Freelancing is a Walk of Faith
First in a series
November 2, 1987, fell on a Monday. The reason I remember that particular detail so well is it marked the first day after the loss of the last remaining retainer of my public relations business.
As if the stock market crash a couple of weeks earlier weren’t bad enough, just before the nosedive my client had exercised their right to end our agreement with a 30-day written notice. My partner and I hadn’t done much during October to earn our final check, but at least it was there to help pay rent and utilities.
When I came into my office on that historic Monday, I wasn’t sure what to do. Nor how I would survive. That fall more than one company that owed me anywhere from $900 to more than $4,000 had gone belly up—or let me know they didn’t have any money to pay their invoice.
Fortunately, I had eked out some modest extra income doing some freelance writing for several publications.
One connection happened quite unexpectedly. I had shown an associate in a Christian business organization a couple stories I had drafted in hopes of turning a collection into a book. On a trip, he had passed them on to the group’s publications editor, who expressed interest in using them.
I spent the first couple hours that Monday doing “busy work.” Things like cleaning out folders, rearranging the filing cabinet, and calling a couple friends to chat. Staring at the wall. Wondering when the butterflies would stop dancing through my stomach.
Suddenly, the phone rang. The assistant editor of the magazine that had purchased those two stories wanted to talk about a sudden change of direction dictated by the board of directors.
Since the organization’s annual convention that year was in Toronto, they had decided all the stories in their publication the month of the meeting should feature men who lived in Canada.
This sudden shift meant the editorial staff had to scramble to produce five new stories in about 10 days. They had covered a couple, but the editor who called wanted to know if I could write three of them.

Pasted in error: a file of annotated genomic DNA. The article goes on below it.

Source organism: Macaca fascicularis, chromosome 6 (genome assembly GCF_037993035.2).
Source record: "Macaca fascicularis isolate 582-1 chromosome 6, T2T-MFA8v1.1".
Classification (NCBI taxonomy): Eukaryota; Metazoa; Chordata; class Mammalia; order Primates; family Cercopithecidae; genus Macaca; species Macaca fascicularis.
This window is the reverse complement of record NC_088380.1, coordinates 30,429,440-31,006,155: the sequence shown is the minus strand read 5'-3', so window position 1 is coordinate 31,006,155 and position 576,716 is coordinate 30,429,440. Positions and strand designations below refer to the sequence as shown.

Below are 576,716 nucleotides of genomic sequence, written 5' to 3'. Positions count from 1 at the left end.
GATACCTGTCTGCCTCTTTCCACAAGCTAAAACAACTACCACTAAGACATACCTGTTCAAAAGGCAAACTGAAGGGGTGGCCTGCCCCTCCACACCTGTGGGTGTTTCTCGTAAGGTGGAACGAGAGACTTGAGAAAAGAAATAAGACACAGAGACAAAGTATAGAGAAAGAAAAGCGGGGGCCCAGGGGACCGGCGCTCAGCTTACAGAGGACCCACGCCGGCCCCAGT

She had some background on two men that she said could overnight to me (no email then), but it was likely I would have to interview all three. Plus, I would need to get them done in one week.
“Well,” I said, with a smile on my face, “I’m not doing anything else right now.”
Normally, that kind of intense deadline would have bothered me. But not in this instance. I spent the whole week calling those men, collecting details on their experiences, and then ghostwriting their stories.
I felt very little pressure. Instead, I enjoyed being able to write about things I was interested in, and earn some desperately needed money to boot.
That also sparked an ongoing connection with this publication. I wound up writing for them for about nine years before the organization fell on hard times and stopped sending assignments.
However, as I look back over the past 35 years, I marvel at how the Lord has provided work and income in what I can only describe as a walk of faith.
It takes faith to be a freelancer when one has no cash reserves, no line of credit, and no idea where the work will come from.
Second Corinthians 5:7 says, “We walk by faith, not by sight.” It’s not easy wondering how things will turn out. But, inevitably despite some gut-wrenching moments along the way, they always do.